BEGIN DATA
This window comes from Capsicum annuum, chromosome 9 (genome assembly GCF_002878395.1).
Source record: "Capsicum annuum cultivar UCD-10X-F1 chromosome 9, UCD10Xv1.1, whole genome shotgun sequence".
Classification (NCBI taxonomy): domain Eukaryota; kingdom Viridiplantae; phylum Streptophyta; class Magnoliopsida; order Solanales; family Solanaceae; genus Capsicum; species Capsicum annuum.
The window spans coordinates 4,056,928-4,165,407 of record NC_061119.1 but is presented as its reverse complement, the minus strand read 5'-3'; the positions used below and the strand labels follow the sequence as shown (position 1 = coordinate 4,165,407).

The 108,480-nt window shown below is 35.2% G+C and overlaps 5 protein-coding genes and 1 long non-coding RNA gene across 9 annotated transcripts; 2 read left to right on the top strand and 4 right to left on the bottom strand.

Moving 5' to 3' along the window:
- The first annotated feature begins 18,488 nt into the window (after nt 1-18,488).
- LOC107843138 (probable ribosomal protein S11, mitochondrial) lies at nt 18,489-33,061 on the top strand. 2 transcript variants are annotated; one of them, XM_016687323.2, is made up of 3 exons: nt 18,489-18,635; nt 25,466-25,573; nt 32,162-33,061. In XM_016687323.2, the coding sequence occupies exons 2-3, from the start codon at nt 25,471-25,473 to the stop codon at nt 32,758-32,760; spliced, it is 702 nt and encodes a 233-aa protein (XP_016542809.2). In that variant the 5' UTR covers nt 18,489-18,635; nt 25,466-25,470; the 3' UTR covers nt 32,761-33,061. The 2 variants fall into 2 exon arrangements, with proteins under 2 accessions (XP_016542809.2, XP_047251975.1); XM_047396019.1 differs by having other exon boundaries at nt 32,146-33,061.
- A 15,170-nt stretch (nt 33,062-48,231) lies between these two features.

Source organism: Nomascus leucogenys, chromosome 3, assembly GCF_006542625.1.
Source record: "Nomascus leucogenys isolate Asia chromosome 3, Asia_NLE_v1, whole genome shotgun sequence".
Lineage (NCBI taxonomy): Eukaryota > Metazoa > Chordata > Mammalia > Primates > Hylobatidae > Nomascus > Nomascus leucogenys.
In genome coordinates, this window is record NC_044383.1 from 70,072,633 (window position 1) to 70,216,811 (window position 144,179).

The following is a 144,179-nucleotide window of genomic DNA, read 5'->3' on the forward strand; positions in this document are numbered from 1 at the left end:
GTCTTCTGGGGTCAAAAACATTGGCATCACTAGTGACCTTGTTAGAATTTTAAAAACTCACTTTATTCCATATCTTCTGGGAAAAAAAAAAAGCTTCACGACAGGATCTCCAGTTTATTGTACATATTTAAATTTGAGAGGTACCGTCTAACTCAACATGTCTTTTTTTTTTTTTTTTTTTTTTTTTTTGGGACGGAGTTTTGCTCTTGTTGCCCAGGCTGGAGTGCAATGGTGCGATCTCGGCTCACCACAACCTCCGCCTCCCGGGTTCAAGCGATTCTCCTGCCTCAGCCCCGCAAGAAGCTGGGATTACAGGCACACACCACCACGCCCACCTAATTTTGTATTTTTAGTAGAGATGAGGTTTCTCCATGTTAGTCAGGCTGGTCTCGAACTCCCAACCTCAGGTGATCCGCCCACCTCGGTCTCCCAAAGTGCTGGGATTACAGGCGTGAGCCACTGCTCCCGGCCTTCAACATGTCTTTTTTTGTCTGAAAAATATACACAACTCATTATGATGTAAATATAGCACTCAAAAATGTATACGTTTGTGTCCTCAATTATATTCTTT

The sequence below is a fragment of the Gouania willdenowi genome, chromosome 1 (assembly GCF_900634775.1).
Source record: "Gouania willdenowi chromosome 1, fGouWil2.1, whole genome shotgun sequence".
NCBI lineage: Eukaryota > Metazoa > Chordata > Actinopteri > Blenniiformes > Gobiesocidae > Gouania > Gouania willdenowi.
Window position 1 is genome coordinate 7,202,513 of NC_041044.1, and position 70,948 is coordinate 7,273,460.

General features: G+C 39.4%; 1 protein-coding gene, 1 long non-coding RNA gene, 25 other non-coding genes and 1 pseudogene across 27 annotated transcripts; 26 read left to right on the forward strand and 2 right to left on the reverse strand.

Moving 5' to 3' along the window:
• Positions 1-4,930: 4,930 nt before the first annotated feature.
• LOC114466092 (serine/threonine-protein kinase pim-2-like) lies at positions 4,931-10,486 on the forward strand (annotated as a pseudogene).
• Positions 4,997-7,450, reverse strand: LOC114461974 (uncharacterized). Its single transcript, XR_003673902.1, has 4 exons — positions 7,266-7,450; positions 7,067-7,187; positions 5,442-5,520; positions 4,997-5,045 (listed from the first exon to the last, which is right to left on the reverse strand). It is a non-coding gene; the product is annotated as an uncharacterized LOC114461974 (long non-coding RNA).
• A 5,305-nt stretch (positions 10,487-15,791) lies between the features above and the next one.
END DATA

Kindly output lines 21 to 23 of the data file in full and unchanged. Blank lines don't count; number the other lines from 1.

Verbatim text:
Moving 5' to 3' along the window:
• Positions 1-4,930: 4,930 nt before the first annotated feature.
• LOC114466092 (serine/threonine-protein kinase pim-2-like) lies at positions 4,931-10,486 on the forward strand (annotated as a pseudogene).